The father of a wilderness family gets bitten by a skunk, and fearing rabies, chains himself to a barn to protect his family should he go mad. He orders his son not to come near him no ...
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The father of a wilderness family gets bitten by a skunk, and fearing rabies, chains himself to a barn to protect his family should he go mad. He orders his son not to come near him no matter how persuasive or rational his appearance or argument. However, the creek dries up, indicating an upstream blockage and an imminent flood. Several trips upstream by the son have failed to locate the blockage, and now Dad wants to be released. Written by
On his isolated farm in the wilderness, Sam Hadley (played by George Kennedy) has an unfortunate run-in with a rabid skunk. How Sam and his wife handle the situation is the basis for the story, which is totally not convincing. Sam reacts in ways that defy logic or common sense. Plot devices include hallucinations, a coincidental flood, and menacing hillbillies.
The acting is not bad, but the actors have nothing to work with. The story's premise, in my opinion, is not credible. It relies too much on coincidental timing, improbable behavior, hokey characters, and a predictable outcome. Indeed, without the skunk, there would be no story at all.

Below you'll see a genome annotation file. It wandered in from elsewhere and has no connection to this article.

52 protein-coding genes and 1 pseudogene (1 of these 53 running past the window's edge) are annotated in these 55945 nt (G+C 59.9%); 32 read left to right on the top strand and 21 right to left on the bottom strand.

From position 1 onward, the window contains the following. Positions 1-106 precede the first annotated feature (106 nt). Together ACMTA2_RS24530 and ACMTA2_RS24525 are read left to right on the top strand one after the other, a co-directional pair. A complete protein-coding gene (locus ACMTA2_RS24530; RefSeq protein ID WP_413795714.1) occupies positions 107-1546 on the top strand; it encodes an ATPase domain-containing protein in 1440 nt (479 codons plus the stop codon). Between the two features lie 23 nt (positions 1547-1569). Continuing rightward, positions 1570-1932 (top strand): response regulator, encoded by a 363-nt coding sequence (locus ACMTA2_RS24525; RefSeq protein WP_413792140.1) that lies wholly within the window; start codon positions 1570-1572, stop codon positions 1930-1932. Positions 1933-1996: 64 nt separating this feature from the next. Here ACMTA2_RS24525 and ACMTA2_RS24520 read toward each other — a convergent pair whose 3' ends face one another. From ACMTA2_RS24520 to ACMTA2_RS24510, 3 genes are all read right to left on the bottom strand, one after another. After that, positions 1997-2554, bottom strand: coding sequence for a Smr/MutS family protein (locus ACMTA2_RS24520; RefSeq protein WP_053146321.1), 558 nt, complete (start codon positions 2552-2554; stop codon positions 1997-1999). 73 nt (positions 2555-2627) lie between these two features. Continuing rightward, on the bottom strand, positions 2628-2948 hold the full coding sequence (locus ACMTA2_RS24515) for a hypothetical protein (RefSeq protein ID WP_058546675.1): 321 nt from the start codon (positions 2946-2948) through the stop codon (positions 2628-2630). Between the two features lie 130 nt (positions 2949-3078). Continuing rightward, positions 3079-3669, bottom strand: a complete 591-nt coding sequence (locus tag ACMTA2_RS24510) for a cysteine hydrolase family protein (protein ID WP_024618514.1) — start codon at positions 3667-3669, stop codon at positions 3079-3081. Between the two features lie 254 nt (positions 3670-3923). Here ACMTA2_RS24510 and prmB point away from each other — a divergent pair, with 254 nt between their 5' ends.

The DVD version of this film is 74 minutes, but it seemed more like two hours. I don't wish to be unkind, but the film seemed to me to be a cross between a bad episode of "Green Acres" and a poor remake of the movie "Deliverance". A more interesting film might have resulted if the story had been told from the POV of the skunk. How did the skunk react to the encounter? Was the skunk traumatized? Did the skunk suffer nightmares? What did the skunk learn, and so on.
I'm not clear why "A Cry In The Wilderness" was even made. I suppose when the film aired in 1974, it "might" have had some value as an after school special for kids. But thirty years later, it's barely a cinematic footnote.
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